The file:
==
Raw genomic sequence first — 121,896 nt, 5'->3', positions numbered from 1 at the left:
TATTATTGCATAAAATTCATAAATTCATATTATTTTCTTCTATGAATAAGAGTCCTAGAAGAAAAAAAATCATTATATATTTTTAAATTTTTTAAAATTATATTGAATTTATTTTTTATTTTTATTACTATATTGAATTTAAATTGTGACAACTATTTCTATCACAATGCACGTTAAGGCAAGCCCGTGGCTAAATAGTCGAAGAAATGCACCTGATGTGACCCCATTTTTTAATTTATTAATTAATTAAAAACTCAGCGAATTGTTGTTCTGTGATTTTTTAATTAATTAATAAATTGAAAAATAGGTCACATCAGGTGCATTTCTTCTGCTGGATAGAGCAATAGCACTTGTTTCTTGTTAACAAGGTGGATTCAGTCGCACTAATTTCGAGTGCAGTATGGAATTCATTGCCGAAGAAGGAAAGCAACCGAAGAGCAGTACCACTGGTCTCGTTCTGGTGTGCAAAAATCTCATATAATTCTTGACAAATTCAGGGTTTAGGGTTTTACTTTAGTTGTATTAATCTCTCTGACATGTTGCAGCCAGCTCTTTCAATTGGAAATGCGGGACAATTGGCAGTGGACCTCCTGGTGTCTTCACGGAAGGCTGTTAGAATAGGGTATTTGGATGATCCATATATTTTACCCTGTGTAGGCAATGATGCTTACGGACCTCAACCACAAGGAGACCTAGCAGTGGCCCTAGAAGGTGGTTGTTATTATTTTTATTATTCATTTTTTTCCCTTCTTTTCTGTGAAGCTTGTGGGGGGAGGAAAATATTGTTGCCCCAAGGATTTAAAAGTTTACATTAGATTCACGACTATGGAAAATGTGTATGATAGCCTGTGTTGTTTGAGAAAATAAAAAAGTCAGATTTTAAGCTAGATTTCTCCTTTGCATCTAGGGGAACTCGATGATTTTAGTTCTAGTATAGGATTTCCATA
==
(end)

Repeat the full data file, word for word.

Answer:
Raw genomic sequence first — 121,896 nt, 5'->3', positions numbered from 1 at the left:
TATTATTGCATAAAATTCATAAATTCATATTATTTTCTTCTATGAATAAGAGTCCTAGAAGAAAAAAAATCATTATATATTTTTAAATTTTTTAAAATTATATTGAATTTATTTTTTATTTTTATTACTATATTGAATTTAAATTGTGACAACTATTTCTATCACAATGCACGTTAAGGCAAGCCCGTGGCTAAATAGTCGAAGAAATGCACCTGATGTGACCCCATTTTTTAATTTATTAATTAATTAAAAACTCAGCGAATTGTTGTTCTGTGATTTTTTAATTAATTAATAAATTGAAAAATAGGTCACATCAGGTGCATTTCTTCTGCTGGATAGAGCAATAGCACTTGTTTCTTGTTAACAAGGTGGATTCAGTCGCACTAATTTCGAGTGCAGTATGGAATTCATTGCCGAAGAAGGAAAGCAACCGAAGAGCAGTACCACTGGTCTCGTTCTGGTGTGCAAAAATCTCATATAATTCTTGACAAATTCAGGGTTTAGGGTTTTACTTTAGTTGTATTAATCTCTCTGACATGTTGCAGCCAGCTCTTTCAATTGGAAATGCGGGACAATTGGCAGTGGACCTCCTGGTGTCTTCACGGAAGGCTGTTAGAATAGGGTATTTGGATGATCCATATATTTTACCCTGTGTAGGCAATGATGCTTACGGACCTCAACCACAAGGAGACCTAGCAGTGGCCCTAGAAGGTGGTTGTTATTATTTTTATTATTCATTTTTTTCCCTTCTTTTCTGTGAAGCTTGTGGGGGGAGGAAAATATTGTTGCCCCAAGGATTTAAAAGTTTACATTAGATTCACGACTATGGAAAATGTGTATGATAGCCTGTGTTGTTTGAGAAAATAAAAAAGTCAGATTTTAAGCTAGATTTCTCCTTTGCATCTAGGGGAACTCGATGATTTTAGTTCTAGTATAGGATTTCCATA